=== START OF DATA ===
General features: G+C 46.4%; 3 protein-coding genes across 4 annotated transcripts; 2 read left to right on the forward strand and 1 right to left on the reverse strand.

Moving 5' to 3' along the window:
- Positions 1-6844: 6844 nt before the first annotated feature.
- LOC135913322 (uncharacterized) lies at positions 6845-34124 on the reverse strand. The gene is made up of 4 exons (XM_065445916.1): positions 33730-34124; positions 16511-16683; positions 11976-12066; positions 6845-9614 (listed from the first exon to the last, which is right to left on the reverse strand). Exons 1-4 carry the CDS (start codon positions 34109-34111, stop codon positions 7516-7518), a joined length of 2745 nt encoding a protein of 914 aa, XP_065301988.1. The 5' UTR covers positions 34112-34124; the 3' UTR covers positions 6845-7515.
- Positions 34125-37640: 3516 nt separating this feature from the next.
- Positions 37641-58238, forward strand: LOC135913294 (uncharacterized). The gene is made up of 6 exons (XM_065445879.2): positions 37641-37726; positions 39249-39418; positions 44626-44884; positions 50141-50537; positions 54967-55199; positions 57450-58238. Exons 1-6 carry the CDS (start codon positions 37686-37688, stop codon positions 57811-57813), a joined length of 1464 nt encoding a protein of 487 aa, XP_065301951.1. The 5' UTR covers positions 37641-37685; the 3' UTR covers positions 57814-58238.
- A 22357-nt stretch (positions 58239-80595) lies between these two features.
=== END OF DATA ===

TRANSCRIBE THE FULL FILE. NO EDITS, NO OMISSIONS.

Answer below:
General features: G+C 46.4%; 3 protein-coding genes across 4 annotated transcripts; 2 read left to right on the forward strand and 1 right to left on the reverse strand.

Moving 5' to 3' along the window:
- Positions 1-6844: 6844 nt before the first annotated feature.
- LOC135913322 (uncharacterized) lies at positions 6845-34124 on the reverse strand. The gene is made up of 4 exons (XM_065445916.1): positions 33730-34124; positions 16511-16683; positions 11976-12066; positions 6845-9614 (listed from the first exon to the last, which is right to left on the reverse strand). Exons 1-4 carry the CDS (start codon positions 34109-34111, stop codon positions 7516-7518), a joined length of 2745 nt encoding a protein of 914 aa, XP_065301988.1. The 5' UTR covers positions 34112-34124; the 3' UTR covers positions 6845-7515.
- Positions 34125-37640: 3516 nt separating this feature from the next.
- Positions 37641-58238, forward strand: LOC135913294 (uncharacterized). The gene is made up of 6 exons (XM_065445879.2): positions 37641-37726; positions 39249-39418; positions 44626-44884; positions 50141-50537; positions 54967-55199; positions 57450-58238. Exons 1-6 carry the CDS (start codon positions 37686-37688, stop codon positions 57811-57813), a joined length of 1464 nt encoding a protein of 487 aa, XP_065301951.1. The 5' UTR covers positions 37641-37685; the 3' UTR covers positions 57814-58238.
- A 22357-nt stretch (positions 58239-80595) lies between these two features.